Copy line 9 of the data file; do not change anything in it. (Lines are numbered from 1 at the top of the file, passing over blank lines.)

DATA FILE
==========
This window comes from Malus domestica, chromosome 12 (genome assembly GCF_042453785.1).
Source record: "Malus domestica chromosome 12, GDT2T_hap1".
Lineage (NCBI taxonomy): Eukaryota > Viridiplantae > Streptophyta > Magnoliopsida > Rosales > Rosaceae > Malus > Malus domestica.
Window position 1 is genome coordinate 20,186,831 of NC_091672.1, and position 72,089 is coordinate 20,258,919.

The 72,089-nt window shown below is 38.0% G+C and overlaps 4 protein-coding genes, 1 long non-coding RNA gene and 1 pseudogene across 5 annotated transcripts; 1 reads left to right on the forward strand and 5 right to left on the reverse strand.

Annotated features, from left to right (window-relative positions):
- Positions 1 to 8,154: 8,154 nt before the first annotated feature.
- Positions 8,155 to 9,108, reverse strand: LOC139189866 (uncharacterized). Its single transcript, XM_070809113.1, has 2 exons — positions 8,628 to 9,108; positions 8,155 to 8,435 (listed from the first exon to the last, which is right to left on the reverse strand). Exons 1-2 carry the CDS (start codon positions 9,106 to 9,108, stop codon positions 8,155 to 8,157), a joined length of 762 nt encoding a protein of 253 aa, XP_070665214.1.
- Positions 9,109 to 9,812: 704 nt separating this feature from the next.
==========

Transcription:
- Positions 9,109 to 9,812: 704 nt separating this feature from the next.